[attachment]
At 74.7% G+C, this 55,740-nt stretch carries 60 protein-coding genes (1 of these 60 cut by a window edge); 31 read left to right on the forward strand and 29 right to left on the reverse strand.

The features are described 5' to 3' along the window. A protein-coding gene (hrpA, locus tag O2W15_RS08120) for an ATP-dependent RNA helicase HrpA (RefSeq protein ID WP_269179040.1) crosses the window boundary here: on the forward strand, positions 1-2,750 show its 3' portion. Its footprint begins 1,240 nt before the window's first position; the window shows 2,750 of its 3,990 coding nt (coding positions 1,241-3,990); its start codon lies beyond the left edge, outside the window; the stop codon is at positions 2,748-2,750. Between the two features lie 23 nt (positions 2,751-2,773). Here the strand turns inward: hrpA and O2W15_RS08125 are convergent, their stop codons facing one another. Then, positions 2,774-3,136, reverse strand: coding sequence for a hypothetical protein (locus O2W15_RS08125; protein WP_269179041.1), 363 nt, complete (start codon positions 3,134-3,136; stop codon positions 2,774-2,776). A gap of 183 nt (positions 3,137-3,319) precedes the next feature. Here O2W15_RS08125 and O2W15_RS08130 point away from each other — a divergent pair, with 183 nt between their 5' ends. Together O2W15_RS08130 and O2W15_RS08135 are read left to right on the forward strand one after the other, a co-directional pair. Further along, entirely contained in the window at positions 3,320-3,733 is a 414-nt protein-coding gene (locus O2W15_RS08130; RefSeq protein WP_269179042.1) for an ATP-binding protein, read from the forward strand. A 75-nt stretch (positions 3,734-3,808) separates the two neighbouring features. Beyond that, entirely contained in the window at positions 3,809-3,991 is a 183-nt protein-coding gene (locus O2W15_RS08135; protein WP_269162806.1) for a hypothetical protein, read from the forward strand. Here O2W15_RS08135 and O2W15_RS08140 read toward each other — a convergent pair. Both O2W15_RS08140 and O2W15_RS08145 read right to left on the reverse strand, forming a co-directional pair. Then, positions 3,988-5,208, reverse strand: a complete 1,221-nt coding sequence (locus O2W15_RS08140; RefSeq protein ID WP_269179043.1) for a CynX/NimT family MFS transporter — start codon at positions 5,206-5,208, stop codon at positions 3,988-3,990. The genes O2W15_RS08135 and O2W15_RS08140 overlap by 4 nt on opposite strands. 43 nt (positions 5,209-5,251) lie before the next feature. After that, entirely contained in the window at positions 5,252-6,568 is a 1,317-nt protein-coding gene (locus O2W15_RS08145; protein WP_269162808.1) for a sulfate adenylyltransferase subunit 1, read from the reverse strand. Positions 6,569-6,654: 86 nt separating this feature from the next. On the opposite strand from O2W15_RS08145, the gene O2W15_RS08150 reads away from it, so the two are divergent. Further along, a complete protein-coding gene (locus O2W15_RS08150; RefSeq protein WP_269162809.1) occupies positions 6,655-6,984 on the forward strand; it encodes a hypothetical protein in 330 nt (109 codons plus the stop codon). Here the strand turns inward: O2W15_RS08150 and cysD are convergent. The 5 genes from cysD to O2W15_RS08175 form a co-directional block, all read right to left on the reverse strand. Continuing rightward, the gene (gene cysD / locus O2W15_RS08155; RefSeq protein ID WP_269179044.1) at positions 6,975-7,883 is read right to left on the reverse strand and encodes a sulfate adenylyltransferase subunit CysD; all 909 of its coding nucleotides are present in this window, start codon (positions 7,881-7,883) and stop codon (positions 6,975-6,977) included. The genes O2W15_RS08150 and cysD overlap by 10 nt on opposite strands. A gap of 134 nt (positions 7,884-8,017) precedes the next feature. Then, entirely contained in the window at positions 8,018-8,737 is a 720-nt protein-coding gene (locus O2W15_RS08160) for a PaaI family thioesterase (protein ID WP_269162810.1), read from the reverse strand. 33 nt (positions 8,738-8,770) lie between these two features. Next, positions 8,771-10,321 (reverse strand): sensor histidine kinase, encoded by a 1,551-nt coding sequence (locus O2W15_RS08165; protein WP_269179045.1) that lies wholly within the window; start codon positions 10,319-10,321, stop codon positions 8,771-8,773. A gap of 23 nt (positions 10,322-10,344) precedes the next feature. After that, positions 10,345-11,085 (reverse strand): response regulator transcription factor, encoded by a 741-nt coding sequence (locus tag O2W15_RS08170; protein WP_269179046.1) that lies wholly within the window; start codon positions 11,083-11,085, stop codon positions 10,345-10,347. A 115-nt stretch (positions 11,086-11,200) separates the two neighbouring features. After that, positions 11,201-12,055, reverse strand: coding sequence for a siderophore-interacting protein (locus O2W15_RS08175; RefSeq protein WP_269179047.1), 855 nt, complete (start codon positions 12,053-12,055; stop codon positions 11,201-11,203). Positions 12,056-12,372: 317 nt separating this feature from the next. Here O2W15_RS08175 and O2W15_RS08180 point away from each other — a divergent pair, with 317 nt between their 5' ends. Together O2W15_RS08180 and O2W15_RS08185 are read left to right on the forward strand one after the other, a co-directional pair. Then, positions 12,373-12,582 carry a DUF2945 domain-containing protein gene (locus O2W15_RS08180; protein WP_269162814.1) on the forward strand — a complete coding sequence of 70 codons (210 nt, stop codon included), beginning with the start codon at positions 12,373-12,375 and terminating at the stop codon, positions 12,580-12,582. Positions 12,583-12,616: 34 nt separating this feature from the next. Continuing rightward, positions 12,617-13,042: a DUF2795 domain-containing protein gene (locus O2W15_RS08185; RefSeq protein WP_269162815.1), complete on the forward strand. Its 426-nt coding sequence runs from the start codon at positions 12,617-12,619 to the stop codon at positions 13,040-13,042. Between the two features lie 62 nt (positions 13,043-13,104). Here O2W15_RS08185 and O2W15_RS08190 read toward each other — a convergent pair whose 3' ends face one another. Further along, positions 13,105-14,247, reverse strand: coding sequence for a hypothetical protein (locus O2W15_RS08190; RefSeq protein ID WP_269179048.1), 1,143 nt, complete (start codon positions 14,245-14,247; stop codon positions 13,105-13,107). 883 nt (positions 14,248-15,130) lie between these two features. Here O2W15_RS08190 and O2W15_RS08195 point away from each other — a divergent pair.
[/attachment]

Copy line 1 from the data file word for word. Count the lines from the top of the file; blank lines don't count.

At 74.7% G+C, this 55,740-nt stretch carries 60 protein-coding genes (1 of these 60 cut by a window edge); 31 read left to right on the forward strand and 29 right to left on the reverse strand.